However, as long as the units are in their current cold shutdown state, the high discharge consequence is unlikely. In the cold shutdown state, the control and safety rods are already in the reactor core and the primary circuit of the units is not under high pressure, so a high-energy release of coolant is not expected in the event of damage to the primary circuit. Damage to the steam generators and the primary circuit piping system is not expected in the event of a collapse of the building roof, as these installations are protected from above by concrete floors. Damage to the building could also result in damage to the spent fuel pool, but again limited emissions would be expected, with effects mainly in the vicinity of the plant. However, it should be stressed that the plant would not withstand a systematic and planned artillery attack, as virtually no civilian facility could withstand such an attack.

Damage to the containment and the above-mentioned structures would certainly jeopardise the long-term operation of the unit concerned, and restarting a damaged unit after the end of hostilities would require a longer period and extensive reconstruction, if at all possible.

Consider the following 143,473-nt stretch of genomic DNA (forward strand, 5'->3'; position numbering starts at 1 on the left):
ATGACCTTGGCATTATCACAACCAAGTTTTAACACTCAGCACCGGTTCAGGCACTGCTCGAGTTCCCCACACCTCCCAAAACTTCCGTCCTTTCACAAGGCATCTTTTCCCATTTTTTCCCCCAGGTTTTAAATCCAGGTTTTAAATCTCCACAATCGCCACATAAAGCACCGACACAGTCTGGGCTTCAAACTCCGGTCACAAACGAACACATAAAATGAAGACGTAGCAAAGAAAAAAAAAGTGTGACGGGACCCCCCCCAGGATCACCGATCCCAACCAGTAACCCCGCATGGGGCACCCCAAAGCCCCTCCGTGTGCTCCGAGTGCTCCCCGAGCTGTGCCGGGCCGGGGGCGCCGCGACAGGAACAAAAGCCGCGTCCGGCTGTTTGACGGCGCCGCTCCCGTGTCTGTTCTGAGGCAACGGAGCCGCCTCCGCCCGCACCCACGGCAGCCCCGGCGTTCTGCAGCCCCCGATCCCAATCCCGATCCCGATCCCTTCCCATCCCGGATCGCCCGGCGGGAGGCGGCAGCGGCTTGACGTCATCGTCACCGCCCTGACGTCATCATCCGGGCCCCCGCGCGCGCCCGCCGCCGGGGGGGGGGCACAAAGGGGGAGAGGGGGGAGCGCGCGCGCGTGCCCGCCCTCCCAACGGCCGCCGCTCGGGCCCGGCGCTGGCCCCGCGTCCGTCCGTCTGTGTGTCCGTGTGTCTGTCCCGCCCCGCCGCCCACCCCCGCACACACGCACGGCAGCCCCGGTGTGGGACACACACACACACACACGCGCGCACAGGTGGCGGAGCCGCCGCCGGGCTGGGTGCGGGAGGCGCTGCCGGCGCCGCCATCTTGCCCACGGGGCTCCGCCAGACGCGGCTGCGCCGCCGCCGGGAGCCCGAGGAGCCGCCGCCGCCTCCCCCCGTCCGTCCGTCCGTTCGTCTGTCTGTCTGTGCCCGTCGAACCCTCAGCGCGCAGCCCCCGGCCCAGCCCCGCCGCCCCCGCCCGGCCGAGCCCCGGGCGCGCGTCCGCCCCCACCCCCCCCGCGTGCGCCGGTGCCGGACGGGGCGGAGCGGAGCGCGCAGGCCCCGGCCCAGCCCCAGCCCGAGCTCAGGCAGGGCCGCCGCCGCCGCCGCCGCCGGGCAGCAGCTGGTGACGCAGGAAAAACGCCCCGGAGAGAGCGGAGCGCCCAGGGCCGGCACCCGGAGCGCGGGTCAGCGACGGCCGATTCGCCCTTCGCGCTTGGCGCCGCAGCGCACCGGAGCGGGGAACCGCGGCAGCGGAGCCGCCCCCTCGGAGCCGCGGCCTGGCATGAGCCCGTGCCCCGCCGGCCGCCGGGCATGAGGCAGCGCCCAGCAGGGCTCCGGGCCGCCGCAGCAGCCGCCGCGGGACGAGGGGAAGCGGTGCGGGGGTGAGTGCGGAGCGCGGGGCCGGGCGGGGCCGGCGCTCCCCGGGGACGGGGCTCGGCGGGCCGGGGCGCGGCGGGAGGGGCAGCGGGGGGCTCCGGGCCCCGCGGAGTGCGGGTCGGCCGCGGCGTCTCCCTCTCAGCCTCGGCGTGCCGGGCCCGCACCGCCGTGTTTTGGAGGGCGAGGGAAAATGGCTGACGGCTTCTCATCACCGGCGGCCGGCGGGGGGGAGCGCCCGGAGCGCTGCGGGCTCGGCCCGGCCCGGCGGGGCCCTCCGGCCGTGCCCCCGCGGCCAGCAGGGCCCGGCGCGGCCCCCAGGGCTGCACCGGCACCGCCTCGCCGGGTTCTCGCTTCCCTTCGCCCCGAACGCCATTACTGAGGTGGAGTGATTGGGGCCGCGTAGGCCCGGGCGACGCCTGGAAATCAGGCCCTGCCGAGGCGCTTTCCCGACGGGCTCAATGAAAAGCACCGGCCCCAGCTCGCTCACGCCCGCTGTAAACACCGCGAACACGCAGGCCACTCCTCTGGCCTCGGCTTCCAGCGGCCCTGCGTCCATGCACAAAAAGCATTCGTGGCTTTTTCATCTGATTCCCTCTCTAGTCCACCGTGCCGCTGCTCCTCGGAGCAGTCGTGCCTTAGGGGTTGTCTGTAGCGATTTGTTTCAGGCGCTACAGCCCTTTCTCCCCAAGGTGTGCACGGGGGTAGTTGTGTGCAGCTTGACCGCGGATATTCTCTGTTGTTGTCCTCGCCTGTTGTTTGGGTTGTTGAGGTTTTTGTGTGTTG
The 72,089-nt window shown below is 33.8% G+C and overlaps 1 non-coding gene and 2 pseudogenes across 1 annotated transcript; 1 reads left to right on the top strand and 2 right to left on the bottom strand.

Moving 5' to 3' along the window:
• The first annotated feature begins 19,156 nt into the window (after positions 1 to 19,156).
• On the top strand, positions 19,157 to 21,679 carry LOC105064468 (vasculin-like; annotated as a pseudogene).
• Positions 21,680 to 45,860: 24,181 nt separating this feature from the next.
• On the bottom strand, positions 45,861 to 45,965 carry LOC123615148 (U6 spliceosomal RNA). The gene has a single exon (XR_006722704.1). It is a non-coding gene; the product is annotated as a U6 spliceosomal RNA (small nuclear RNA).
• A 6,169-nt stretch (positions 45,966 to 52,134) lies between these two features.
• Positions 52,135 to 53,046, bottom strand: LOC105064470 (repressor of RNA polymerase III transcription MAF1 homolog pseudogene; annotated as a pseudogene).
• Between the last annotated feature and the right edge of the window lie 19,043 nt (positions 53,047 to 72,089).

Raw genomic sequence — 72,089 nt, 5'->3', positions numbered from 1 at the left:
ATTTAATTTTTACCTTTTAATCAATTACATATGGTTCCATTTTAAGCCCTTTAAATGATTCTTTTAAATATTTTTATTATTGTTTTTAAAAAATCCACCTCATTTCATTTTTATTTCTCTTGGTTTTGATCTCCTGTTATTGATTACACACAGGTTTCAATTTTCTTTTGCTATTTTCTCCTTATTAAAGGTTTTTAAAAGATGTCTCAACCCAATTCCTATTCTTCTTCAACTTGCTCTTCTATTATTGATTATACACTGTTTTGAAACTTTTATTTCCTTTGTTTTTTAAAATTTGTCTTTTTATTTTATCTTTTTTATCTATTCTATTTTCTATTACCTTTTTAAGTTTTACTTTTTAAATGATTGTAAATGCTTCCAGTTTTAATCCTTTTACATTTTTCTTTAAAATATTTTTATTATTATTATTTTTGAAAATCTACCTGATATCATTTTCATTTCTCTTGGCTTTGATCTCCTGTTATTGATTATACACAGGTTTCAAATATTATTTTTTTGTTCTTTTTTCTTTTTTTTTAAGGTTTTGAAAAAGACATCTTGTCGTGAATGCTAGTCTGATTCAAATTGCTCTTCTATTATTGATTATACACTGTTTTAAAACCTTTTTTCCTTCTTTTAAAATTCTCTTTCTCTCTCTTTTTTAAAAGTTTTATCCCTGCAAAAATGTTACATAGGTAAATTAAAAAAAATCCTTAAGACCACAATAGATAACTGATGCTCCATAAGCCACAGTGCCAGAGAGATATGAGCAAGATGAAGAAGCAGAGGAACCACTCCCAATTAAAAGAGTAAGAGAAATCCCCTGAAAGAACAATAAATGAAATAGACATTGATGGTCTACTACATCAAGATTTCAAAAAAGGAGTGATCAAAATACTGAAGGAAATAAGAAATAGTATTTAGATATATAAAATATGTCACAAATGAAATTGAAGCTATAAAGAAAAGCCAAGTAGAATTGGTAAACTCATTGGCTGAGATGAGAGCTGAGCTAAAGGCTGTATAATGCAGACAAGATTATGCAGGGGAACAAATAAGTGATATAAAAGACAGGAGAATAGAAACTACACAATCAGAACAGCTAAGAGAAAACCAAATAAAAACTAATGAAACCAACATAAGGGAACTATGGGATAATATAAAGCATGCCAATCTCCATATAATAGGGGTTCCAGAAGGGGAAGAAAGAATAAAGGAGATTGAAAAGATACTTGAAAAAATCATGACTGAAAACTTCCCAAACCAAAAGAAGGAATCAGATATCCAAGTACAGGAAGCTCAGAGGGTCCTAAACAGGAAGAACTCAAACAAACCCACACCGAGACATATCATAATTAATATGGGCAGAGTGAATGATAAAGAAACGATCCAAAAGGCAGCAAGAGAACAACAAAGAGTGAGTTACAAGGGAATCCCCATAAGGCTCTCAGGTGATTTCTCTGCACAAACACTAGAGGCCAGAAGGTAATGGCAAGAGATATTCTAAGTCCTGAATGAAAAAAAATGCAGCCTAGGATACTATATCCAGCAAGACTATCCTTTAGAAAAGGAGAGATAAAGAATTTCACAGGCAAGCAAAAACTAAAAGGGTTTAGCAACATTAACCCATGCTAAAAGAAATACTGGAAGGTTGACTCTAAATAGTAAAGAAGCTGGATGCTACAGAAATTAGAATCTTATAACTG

Importantly, the risks of this type of unit are much lower in a cold shutdown state, so it would be essential that units should not be restarted and remain in a cold shutdown state until there could be peace around the plant.



The possibilities to restart the units are very limited

At the moment, it is very highly unlikely in my opinion that ZNPP can be safely restarted because since the explosion of the Kakhovka dam in June 2023, the necessary water level and the necessary volume of water in the Dnieper riverbed have not been reached, so normal operational cooling cannot be guaranteed on a permanent basis. This is not altered by the fact that now, during the spring snowmelt, the Dnieper is experiencing higher water flow and higher water levels. In a drier period, the water level will be lower again until the Kahovka dam is rebuilt. This is likely to take many years.